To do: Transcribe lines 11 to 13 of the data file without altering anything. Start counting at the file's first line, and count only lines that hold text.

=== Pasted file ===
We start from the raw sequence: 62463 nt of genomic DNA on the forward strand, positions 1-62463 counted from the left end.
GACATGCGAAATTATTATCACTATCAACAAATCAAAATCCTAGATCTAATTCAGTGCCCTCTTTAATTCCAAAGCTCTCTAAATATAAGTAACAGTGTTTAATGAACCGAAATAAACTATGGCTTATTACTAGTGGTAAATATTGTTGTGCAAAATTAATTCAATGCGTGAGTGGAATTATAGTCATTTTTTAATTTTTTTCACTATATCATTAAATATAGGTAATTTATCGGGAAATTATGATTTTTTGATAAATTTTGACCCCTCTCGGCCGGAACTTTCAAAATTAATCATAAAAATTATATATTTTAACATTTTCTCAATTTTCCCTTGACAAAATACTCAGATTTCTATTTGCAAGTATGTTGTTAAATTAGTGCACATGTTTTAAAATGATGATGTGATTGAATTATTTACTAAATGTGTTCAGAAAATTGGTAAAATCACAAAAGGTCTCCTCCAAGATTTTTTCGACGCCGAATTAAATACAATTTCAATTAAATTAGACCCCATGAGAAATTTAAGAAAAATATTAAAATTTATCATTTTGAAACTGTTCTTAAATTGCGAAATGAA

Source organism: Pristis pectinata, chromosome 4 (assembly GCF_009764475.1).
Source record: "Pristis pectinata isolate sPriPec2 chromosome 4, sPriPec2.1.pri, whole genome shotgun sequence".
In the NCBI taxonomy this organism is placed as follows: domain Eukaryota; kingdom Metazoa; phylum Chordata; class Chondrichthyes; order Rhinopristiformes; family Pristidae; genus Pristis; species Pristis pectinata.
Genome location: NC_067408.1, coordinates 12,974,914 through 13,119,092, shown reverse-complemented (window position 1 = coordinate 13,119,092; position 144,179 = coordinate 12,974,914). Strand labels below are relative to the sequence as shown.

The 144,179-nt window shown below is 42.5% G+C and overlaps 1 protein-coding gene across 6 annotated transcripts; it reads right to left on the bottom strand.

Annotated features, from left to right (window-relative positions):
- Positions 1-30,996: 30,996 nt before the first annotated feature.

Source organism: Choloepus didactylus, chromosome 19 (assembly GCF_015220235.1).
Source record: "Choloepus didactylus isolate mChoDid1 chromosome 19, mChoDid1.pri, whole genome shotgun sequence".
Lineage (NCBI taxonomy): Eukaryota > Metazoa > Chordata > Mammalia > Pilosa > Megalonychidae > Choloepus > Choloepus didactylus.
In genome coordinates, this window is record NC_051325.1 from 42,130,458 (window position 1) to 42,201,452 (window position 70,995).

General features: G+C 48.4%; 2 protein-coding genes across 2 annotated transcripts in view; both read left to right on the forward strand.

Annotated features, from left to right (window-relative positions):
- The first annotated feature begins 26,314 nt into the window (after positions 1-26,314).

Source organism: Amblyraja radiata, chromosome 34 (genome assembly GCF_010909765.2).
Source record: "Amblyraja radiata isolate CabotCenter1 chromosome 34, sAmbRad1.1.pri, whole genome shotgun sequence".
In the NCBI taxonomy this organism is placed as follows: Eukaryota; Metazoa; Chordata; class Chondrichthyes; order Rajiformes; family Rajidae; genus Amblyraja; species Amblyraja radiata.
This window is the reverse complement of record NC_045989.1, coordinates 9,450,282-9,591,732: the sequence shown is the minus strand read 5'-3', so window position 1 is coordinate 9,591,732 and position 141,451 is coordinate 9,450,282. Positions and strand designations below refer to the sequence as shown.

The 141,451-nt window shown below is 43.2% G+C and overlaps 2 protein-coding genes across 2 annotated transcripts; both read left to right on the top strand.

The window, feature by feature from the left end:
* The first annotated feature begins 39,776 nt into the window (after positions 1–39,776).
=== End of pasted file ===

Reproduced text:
Source record: "Choloepus didactylus isolate mChoDid1 chromosome 19, mChoDid1.pri, whole genome shotgun sequence".
Lineage (NCBI taxonomy): Eukaryota > Metazoa > Chordata > Mammalia > Pilosa > Megalonychidae > Choloepus > Choloepus didactylus.
In genome coordinates, this window is record NC_051325.1 from 42,130,458 (window position 1) to 42,201,452 (window position 70,995).